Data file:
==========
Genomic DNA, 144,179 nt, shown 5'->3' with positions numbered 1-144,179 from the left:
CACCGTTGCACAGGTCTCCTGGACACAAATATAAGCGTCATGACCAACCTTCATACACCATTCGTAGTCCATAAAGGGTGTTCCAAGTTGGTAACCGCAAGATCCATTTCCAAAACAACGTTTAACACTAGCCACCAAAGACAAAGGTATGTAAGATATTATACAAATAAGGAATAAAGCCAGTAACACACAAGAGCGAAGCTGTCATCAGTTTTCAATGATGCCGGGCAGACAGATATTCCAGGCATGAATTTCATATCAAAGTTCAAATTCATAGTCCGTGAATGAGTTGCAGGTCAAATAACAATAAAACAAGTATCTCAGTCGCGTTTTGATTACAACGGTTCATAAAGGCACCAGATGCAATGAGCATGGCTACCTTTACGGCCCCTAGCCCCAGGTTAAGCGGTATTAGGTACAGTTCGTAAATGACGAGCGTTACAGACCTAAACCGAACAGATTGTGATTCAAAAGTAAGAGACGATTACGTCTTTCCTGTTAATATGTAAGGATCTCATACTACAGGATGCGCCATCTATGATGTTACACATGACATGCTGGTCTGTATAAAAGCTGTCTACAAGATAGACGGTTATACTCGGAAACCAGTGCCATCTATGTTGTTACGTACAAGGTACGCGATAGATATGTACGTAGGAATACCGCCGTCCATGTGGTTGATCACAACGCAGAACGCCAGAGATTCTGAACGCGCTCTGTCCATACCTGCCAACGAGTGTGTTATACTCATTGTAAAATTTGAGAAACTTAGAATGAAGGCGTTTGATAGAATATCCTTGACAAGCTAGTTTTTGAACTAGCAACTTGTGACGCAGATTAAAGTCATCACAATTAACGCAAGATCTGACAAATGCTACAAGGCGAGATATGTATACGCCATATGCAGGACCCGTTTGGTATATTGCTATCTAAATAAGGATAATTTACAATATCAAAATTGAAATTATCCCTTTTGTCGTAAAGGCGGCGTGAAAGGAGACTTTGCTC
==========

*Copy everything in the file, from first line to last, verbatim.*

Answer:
Genomic DNA, 144,179 nt, shown 5'->3' with positions numbered 1-144,179 from the left:
CACCGTTGCACAGGTCTCCTGGACACAAATATAAGCGTCATGACCAACCTTCATACACCATTCGTAGTCCATAAAGGGTGTTCCAAGTTGGTAACCGCAAGATCCATTTCCAAAACAACGTTTAACACTAGCCACCAAAGACAAAGGTATGTAAGATATTATACAAATAAGGAATAAAGCCAGTAACACACAAGAGCGAAGCTGTCATCAGTTTTCAATGATGCCGGGCAGACAGATATTCCAGGCATGAATTTCATATCAAAGTTCAAATTCATAGTCCGTGAATGAGTTGCAGGTCAAATAACAATAAAACAAGTATCTCAGTCGCGTTTTGATTACAACGGTTCATAAAGGCACCAGATGCAATGAGCATGGCTACCTTTACGGCCCCTAGCCCCAGGTTAAGCGGTATTAGGTACAGTTCGTAAATGACGAGCGTTACAGACCTAAACCGAACAGATTGTGATTCAAAAGTAAGAGACGATTACGTCTTTCCTGTTAATATGTAAGGATCTCATACTACAGGATGCGCCATCTATGATGTTACACATGACATGCTGGTCTGTATAAAAGCTGTCTACAAGATAGACGGTTATACTCGGAAACCAGTGCCATCTATGTTGTTACGTACAAGGTACGCGATAGATATGTACGTAGGAATACCGCCGTCCATGTGGTTGATCACAACGCAGAACGCCAGAGATTCTGAACGCGCTCTGTCCATACCTGCCAACGAGTGTGTTATACTCATTGTAAAATTTGAGAAACTTAGAATGAAGGCGTTTGATAGAATATCCTTGACAAGCTAGTTTTTGAACTAGCAACTTGTGACGCAGATTAAAGTCATCACAATTAACGCAAGATCTGACAAATGCTACAAGGCGAGATATGTATACGCCATATGCAGGACCCGTTTGGTATATTGCTATCTAAATAAGGATAATTTACAATATCAAAATTGAAATTATCCCTTTTGTCGTAAAGGCGGCGTGAAAGGAGACTTTGCTC